Once you decide where you're going and become a student there, you constantly hear the same comments from people, whether they be good or bad- but you wouldn't want it any other way. Here are signs that you go to a small school that no one has ever heard of:

1. People always mess up your mascot

Rider University

"Broncs? Like the Denver Broncos?"

"No. Just the Broncs."

2. "Oh I've never heard of that. Where is it?"

3. "Wouldn't you rather go to *insert huge state school here*?"

The answer is always the same — nope.

4. You find people all the time who know or is related to someone who went to your school

"Oh, my cousin's friend went there!"

5. "Your class size is what?!?"

6. You've never had class in a lecture hall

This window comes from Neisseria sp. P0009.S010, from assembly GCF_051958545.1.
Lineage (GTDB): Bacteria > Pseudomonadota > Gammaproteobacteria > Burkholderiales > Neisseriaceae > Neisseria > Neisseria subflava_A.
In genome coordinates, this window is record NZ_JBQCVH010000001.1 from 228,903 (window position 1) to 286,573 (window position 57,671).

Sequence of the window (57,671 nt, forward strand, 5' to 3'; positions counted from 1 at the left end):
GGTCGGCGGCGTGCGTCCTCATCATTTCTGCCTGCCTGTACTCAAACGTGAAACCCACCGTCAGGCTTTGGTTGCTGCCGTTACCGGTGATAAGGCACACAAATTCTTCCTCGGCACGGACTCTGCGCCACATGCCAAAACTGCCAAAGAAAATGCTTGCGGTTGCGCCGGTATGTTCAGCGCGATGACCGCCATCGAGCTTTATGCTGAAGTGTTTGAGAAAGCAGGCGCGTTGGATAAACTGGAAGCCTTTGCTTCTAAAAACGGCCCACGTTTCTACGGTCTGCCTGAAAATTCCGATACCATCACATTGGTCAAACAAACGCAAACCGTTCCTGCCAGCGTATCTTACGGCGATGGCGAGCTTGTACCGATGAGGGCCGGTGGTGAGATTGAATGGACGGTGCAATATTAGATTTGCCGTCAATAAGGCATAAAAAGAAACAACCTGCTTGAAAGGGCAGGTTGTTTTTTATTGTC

Patricia M Guenther

Or class with more than 50 students.

7. When people come to visit, they can't believe how small your campus is compared to theirs

Well, at least we can get up 10 minutes before class starts instead of an hour to catch a bus.

8. Dining options are limited

Rider University

But you joke around and make the most of it, secretly hoping your campus will open a Panera or Chipotle like every other school.

9. People are amazed that you actually get to know your professors and the people in your classes, and that they get to know you

Not to mention that professors are a great reference for getting a job after graduation.

10. If you went to a big high school, your college isn't much bigger

Rider University

There are about 1,000 students per class, so only around 300-400 more students than you graduated high school with.

11. Your school doesn't have all of the big sports, like football